Sales of San Diego County apartment complexes hit their lowest level in nearly a decade, and what some consider unrealistic pricing may be taking its toll.
According to a Burnham Real Estate*Oncor International report, this was the third-straight quarter that sales have declined in the county.
For the first nine months of 2005, there have been 762 apartment transactions involving 10,619 units. This is the lowest level of activity since the first three quarters of 1996 when there were 528 transactions totaling 10,271 units.
The Burnham report shows that 253 sales involving 3,077 units occurred in the third quarter -- a 32 percent decline from the 373 apartments sold and a 57.6 percent decline from the 7,261 units transferred the same time last year.
"Three consecutive quarters of declining transaction activity clearly points to a 'cooling off' period in which the market is undergoing a correction for sales prices that exceed a reasonable relationship to property income," said George Carlson, Burnham vice president and apartment specialist.
"Where income properties are concerned, this imbalance was mitigated to an extent in the recent past by low interest rates and strong demand for rental housing that supported still rising rents," Carlson continued. "The imbalance of pricing not justified by income has been driven in large part by the wave of condo conversions. There is a substantial premium for properties that are candidates or are already mapped for conversion, and this has put strong upward pressure on prices in general."
Carlson said as recently as Oct. 7 that there were five new listings and eight price reductions, whereas on Oct. 22 there were 22 new apartment listings and 11 price reductions.
"Maybe sellers are recognizing that this is the last chance to get top dollar for their property," he said.
The Burnham apartment report showed that up until recently, apartment prices were at all-time record highs, and more than four times higher than those of a decade ago when the San Diego region was climbing out of recession. Average per unit sales prices of $166,000 in 2004 compared to less than $40,000 per unit in 1995.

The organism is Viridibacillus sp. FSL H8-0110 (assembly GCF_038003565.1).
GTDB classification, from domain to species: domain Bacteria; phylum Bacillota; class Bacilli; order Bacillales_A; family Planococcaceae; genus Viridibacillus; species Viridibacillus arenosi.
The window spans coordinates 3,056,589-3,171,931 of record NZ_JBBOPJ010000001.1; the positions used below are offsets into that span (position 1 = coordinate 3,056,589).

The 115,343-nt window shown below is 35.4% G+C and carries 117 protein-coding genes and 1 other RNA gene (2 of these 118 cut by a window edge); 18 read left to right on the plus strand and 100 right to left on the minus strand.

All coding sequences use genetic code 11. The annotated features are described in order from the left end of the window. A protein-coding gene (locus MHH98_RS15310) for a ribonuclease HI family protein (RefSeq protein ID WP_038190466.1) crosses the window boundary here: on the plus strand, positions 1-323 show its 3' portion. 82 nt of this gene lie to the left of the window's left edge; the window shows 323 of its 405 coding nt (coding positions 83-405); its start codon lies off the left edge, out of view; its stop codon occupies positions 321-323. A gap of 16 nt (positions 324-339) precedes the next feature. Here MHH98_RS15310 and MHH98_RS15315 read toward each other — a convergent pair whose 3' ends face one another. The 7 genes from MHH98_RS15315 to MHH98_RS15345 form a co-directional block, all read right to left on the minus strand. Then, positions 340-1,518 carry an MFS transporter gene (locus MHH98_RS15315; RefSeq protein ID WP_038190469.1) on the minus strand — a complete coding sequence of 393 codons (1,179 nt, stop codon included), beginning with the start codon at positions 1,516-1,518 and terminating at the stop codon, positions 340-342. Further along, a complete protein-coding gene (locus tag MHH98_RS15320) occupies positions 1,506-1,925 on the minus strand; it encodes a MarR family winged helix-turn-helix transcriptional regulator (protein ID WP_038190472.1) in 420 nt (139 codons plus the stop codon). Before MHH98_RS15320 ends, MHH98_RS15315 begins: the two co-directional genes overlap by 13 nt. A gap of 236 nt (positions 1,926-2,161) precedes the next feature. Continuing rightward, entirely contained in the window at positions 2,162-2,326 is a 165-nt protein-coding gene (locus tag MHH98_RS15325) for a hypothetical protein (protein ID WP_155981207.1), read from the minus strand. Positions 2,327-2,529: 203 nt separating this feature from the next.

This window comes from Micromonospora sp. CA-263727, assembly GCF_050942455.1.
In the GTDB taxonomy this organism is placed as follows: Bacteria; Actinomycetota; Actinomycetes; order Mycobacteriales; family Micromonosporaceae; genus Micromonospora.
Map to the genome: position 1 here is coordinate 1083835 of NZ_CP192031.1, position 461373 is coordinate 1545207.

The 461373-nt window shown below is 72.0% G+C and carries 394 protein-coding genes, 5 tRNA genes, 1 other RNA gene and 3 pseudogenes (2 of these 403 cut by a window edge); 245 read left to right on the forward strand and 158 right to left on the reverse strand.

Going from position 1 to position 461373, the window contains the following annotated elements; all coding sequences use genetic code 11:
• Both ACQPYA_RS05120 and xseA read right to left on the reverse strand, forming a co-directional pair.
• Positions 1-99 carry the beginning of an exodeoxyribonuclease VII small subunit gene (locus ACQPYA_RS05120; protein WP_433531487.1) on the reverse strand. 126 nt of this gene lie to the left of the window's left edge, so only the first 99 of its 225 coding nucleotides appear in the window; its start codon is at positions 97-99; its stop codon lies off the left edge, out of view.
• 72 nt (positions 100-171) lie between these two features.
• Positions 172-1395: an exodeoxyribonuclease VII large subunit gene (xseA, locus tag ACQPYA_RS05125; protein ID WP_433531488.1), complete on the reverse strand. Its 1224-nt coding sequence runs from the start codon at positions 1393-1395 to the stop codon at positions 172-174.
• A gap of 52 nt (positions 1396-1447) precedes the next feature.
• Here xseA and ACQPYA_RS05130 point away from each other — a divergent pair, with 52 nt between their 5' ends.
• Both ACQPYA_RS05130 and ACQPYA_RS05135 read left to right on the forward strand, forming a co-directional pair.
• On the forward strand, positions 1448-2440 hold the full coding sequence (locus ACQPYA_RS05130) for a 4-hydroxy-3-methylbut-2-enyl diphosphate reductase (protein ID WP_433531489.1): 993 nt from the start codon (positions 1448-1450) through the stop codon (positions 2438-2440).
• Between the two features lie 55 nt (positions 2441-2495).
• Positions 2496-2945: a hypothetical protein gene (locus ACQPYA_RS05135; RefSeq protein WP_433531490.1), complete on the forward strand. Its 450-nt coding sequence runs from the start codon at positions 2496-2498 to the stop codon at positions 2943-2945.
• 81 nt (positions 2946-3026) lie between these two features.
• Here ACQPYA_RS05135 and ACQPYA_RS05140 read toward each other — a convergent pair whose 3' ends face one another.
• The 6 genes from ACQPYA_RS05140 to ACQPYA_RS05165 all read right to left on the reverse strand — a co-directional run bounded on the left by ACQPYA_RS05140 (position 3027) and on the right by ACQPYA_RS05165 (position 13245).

Carlson said while year-to-date per unit averages for 2005 are not yet available, he expects they will be about the same, or even slightly less than last year.
The Burnham report showed that three of the top four third-quarter apartment sales of 100 units or more were purchased for condo conversion.
The conversion trend has continued since the third quarter ended as evidenced by the sale in October of the 384-unit Villages of La Mesa at 5606-5777 Amaya Drive in La Mesa for $84.5 million, or $220,052 per unit. The buyer was LM Funding Corp. with ING Realty Partners as its equity partner.
More converted units are on the way. Later this month Montecito Property Co. will be introducing Terra Vista at Otay Ranch, a 168-unit complex in Chula Vista. The one- to three-bedroom units range from 709 to 1,356 square feet and will be priced from the $270,000s to the $480,000s.
The Inland North area of San Diego County led the way in third-quarter activity with 32 sales totaling 328 units.
Following were North Park with 27 sales totaling 166 units, Golden Hill/Southeast San Diego with 26 sales totaling 161 units, Normal Heights/Kensington/University Heights with 22 sales totaling 170 units, and El Cajon with 19 sales totaling 410 units.
El Cajon, incidentally, is one of those communities that developed a surplus of apartments in the 1980s. Many of these are now in the process of being converted, which could mean a glut of condos in El Cajon.
"It looks like the bloom is off the rose in El Cajon as far as condos are concerned," Carlson said.
The numbers for the first three quarters of 2005 show a similar pattern to the third quarter's as Inland North leads the market with 83 sales involving 1,336 units. Following are North Park with 75 sales involving 521 units and Golden Hill/Southeast San Diego coming in close behind, reporting 74 sales totaling 560 units.